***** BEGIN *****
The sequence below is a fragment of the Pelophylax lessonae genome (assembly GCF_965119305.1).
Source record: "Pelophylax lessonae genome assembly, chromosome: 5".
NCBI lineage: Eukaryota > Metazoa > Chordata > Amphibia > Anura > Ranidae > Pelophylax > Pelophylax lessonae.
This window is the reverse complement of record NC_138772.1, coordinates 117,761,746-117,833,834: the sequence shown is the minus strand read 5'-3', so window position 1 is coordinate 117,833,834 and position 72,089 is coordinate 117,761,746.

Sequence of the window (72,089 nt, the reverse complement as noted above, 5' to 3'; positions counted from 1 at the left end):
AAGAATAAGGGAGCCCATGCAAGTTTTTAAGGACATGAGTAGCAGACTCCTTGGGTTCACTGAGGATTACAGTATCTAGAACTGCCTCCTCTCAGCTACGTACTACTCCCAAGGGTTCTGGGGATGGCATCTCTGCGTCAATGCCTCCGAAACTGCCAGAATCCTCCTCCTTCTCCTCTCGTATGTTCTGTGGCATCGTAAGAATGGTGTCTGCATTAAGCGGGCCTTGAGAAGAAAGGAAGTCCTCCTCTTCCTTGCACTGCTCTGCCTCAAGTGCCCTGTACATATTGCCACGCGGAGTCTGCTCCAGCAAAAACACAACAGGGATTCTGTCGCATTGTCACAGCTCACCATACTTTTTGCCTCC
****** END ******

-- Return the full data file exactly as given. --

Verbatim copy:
The sequence below is a fragment of the Pelophylax lessonae genome (assembly GCF_965119305.1).
Source record: "Pelophylax lessonae genome assembly, chromosome: 5".
NCBI lineage: Eukaryota > Metazoa > Chordata > Amphibia > Anura > Ranidae > Pelophylax > Pelophylax lessonae.
This window is the reverse complement of record NC_138772.1, coordinates 117,761,746-117,833,834: the sequence shown is the minus strand read 5'-3', so window position 1 is coordinate 117,833,834 and position 72,089 is coordinate 117,761,746.

Sequence of the window (72,089 nt, the reverse complement as noted above, 5' to 3'; positions counted from 1 at the left end):
AAGAATAAGGGAGCCCATGCAAGTTTTTAAGGACATGAGTAGCAGACTCCTTGGGTTCACTGAGGATTACAGTATCTAGAACTGCCTCCTCTCAGCTACGTACTACTCCCAAGGGTTCTGGGGATGGCATCTCTGCGTCAATGCCTCCGAAACTGCCAGAATCCTCCTCCTTCTCCTCTCGTATGTTCTGTGGCATCGTAAGAATGGTGTCTGCATTAAGCGGGCCTTGAGAAGAAAGGAAGTCCTCCTCTTCCTTGCACTGCTCTGCCTCAAGTGCCCTGTACATATTGCCACGCGGAGTCTGCTCCAGCAAAAACACAACAGGGATTCTGTCGCATTGTCACAGCTCACCATACTTTTTGCCTCC